tional differences which In former
years divided the party, and that there
Is no man upon whom all can more
"Not only does tho blood of Roper
Sherman course through his veins, hut
jthe spirit of Roger Sherman animates
him. and he Is tho embodiment of
(that sound practical sense which char
I nrtcrizrd the man from whom he Is
I descended, the great law-giver nnd
I constructor of governments. He Is a
[statesman by Inheritance. His father
? was twice elected Governor of our
.State, and represented Connecticut
j With distinction In the Senate In th-j
days of Webster, Clay and Calhoun.
"Connecticut lias sent us to this con?
vention to say to the representatives
of the Democratic party gathered in
council from all the States and Ter?
ritories of the Cnlon to conserve tho
Interests of the republic. Nomina' o
for President Sirneon K. Baldwin, and
he will lift again the banner of the
Democratic party and carry It forward
to such a victory as our party has not
won In a generation."
Champ Clark Named
by Senator Reed
Baltimore, Md., .Tune 11.?Senator
Reed, of Missouri, presenting Fpeaker
I Champ Clark's name to the conven?
tion for the presidential nomination,
spoke In part as follows:
"We are here, not to nominate a
candidate, but to .select a President.
To-day we s-.all contend., each agnip t
tlie other; to-morrow wo must be
brothers in n bottle for humanity.
"Ours Is a high privilege nnd solemn
duty. It should be met In a spirit
of exalted patriotism. Every consid?
eration must he subordinated to tho
great cause of tho people. We speak
not only for a party, but for a nation,
for mankind an?l for hlftory. YV> are
about to dissolve the partnership be?
tween monopoly ami government
?Sixteen yearn this partnership has
levied tribute under the forms of law
It has taxed the crust upon the lips
of hunger. It lias filched from the
pockets of poverty. Monopoly has
ftnunced the campaigns of Republican
Presidents. It has been rewarded by
Immunity from punishment for viola- I
tlon of the criminal statutes. The I
people turn to the Democratic party ,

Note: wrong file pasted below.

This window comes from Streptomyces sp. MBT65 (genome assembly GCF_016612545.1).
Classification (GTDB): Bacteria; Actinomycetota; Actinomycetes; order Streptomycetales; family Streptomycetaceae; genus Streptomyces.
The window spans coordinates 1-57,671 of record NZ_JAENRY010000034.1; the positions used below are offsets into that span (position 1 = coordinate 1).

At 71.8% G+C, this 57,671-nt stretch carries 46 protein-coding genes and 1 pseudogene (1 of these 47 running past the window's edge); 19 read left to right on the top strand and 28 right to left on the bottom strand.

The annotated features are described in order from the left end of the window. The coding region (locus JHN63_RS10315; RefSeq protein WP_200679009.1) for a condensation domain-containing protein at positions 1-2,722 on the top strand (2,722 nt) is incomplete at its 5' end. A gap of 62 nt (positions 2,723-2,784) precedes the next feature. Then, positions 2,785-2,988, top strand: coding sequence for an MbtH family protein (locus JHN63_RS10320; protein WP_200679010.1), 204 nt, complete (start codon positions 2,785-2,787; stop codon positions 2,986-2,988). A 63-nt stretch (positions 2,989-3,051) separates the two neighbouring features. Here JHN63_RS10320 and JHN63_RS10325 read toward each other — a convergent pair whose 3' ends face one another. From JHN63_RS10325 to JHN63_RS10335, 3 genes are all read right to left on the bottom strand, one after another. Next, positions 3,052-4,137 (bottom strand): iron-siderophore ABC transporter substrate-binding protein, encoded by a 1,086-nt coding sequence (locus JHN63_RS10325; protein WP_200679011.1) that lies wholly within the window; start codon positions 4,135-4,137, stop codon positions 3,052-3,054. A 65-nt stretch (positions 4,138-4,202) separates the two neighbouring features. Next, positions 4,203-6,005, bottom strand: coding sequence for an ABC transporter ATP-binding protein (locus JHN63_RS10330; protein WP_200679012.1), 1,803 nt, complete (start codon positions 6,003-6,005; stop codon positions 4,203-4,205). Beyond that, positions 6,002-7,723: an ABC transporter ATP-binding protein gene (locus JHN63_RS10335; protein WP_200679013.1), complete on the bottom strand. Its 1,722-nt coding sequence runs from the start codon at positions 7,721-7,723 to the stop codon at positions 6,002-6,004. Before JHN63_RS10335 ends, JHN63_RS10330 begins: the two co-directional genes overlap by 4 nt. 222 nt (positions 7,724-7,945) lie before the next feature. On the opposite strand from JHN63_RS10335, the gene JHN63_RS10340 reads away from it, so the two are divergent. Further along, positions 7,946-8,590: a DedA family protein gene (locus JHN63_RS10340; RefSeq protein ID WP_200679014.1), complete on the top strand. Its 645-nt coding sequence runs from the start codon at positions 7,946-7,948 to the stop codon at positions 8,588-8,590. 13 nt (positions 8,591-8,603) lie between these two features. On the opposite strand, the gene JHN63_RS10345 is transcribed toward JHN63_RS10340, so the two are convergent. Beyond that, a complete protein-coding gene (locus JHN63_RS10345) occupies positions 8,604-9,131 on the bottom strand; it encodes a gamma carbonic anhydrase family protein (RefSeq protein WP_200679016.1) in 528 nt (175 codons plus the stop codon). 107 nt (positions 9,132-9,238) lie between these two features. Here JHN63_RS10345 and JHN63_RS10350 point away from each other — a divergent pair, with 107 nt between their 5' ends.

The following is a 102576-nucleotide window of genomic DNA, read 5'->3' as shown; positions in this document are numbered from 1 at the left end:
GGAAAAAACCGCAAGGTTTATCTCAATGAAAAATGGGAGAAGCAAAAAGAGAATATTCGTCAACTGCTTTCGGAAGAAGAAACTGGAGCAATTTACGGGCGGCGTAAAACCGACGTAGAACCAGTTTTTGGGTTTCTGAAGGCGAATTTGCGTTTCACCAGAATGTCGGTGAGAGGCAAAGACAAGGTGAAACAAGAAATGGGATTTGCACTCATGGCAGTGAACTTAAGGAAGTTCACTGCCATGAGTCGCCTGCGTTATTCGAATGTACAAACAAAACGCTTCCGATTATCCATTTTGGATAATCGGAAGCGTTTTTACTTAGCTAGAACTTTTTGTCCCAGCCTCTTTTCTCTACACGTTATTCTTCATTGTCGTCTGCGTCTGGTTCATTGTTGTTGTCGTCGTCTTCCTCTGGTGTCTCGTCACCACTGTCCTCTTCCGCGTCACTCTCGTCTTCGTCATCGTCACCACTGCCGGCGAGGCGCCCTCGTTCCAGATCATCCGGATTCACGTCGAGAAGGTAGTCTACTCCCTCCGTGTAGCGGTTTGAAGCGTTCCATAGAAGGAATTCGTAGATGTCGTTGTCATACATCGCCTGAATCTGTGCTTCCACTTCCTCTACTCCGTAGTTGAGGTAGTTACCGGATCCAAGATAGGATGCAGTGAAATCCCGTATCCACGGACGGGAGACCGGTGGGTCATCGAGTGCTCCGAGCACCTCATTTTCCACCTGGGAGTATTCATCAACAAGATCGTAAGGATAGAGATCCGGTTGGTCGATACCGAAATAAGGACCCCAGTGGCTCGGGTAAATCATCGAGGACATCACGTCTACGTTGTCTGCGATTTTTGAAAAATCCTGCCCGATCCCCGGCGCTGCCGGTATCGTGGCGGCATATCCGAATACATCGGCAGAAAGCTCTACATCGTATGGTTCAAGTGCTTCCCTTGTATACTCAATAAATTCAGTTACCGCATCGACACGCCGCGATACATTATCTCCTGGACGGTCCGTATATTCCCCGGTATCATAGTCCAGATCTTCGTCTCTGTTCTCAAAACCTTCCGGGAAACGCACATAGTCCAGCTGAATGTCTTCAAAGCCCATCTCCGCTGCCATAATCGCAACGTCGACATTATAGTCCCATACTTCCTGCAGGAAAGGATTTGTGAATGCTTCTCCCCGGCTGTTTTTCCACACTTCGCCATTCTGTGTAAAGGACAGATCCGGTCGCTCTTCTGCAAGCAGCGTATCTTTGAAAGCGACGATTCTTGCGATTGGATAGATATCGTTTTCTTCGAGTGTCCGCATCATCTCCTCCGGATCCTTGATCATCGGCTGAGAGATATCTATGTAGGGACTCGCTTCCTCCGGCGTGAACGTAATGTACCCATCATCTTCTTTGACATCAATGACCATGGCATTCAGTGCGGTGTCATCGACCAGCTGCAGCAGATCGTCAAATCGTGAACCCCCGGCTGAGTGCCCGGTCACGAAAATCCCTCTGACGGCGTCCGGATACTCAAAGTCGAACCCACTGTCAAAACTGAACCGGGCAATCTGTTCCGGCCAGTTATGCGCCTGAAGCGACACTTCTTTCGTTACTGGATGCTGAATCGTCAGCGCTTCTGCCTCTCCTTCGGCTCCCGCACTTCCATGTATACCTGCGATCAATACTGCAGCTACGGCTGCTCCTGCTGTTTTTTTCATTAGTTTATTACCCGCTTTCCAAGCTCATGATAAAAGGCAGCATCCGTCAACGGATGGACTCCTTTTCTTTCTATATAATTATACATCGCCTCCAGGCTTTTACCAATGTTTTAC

??Republican candidates have resort- |
ed to every form of false pretense. |
every trick 01 demagoauory. In order >
to delude the people, one of these can- I
aidates has not hes'tated to attack the 1
courts of law and to assail the fun- j
damentaly of our government.
"We recognize the truth that all
laws and th.- Constitution itself mould |
when necessary be amended to meet
changed conditions but we refuse to
assail the structure of our government
or to incorporate intellectual vagaries
and fantastic experiments into our
"We stand -or government by !aw.
It Is for this very reason we Insist
that the law against illegal combina?
tion must be vigorously enforced. Un?
der Rooseevlt tne trusts flourished us
a green buy tree, under Taft the tree
has grown ami spread Its branches
until their shaJow covers all the land.
Roosevelt's policies in all their fun?
damentals have been perpetuated by
Tatt. If either Is elected these polie'es
"Tha situation is epic. in such a
struggle as lies before us, give me
for a leuder no 'iummor soldier or sun
snltie patriot.' tiive me no political
dlictant:. who conuj into camp when
honors are most irlpe to pluck 1 want
no half-Hedged enan tidier who is only \
oegir.nir.g to acquire a Democratic j
?row. Let me rathor have for gen?
eral him who has suffered tho hard?
ships of the camp, tho toils of the
it.ar.h. the dangers of the lUid, wno
has stood a: the bloody angle, who
has proven his mettle in the baptism
"Let me tell you of such a leader.
He was not born to luxury. He sprung
from that stock which produced the
men who subdued the YVcst. the peo?
ple whose hearts ar,j instinct with pa?
triotic love of country and liberty.
"We hear much to-day of progres?
sives. The term has perhaps aever
been clearly defined. But if you mean
by a progressive one who studies con?
dition.-, and recognizing an evil, brnA'c
ly seeks for and applies a remedy, then
I assort that this man has a record un- |
"He does not cling to a thing sim?
ply because it is hoary with age.
Neither will he embrace one because